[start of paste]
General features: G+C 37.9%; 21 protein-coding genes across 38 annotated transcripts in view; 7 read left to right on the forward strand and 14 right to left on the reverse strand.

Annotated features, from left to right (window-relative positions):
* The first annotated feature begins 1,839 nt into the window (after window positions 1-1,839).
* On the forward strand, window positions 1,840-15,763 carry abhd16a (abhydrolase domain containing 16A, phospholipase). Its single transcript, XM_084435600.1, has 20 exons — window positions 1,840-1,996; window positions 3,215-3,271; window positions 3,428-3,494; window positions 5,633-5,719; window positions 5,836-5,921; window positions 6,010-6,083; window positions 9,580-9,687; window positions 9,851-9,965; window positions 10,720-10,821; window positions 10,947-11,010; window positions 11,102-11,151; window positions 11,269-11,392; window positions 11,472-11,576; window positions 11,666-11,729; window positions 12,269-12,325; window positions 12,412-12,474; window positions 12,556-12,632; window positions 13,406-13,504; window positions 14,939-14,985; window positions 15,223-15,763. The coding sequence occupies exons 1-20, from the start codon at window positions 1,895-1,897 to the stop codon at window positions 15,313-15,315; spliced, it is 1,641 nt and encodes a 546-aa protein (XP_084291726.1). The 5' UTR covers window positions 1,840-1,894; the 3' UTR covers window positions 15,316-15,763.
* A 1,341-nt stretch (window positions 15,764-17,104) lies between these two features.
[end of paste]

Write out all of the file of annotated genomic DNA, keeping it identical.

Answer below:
General features: G+C 37.9%; 21 protein-coding genes across 38 annotated transcripts in view; 7 read left to right on the forward strand and 14 right to left on the reverse strand.

Annotated features, from left to right (window-relative positions):
* The first annotated feature begins 1,839 nt into the window (after window positions 1-1,839).
* On the forward strand, window positions 1,840-15,763 carry abhd16a (abhydrolase domain containing 16A, phospholipase). Its single transcript, XM_084435600.1, has 20 exons — window positions 1,840-1,996; window positions 3,215-3,271; window positions 3,428-3,494; window positions 5,633-5,719; window positions 5,836-5,921; window positions 6,010-6,083; window positions 9,580-9,687; window positions 9,851-9,965; window positions 10,720-10,821; window positions 10,947-11,010; window positions 11,102-11,151; window positions 11,269-11,392; window positions 11,472-11,576; window positions 11,666-11,729; window positions 12,269-12,325; window positions 12,412-12,474; window positions 12,556-12,632; window positions 13,406-13,504; window positions 14,939-14,985; window positions 15,223-15,763. The coding sequence occupies exons 1-20, from the start codon at window positions 1,895-1,897 to the stop codon at window positions 15,313-15,315; spliced, it is 1,641 nt and encodes a 546-aa protein (XP_084291726.1). The 5' UTR covers window positions 1,840-1,894; the 3' UTR covers window positions 15,316-15,763.
* A 1,341-nt stretch (window positions 15,764-17,104) lies between these two features.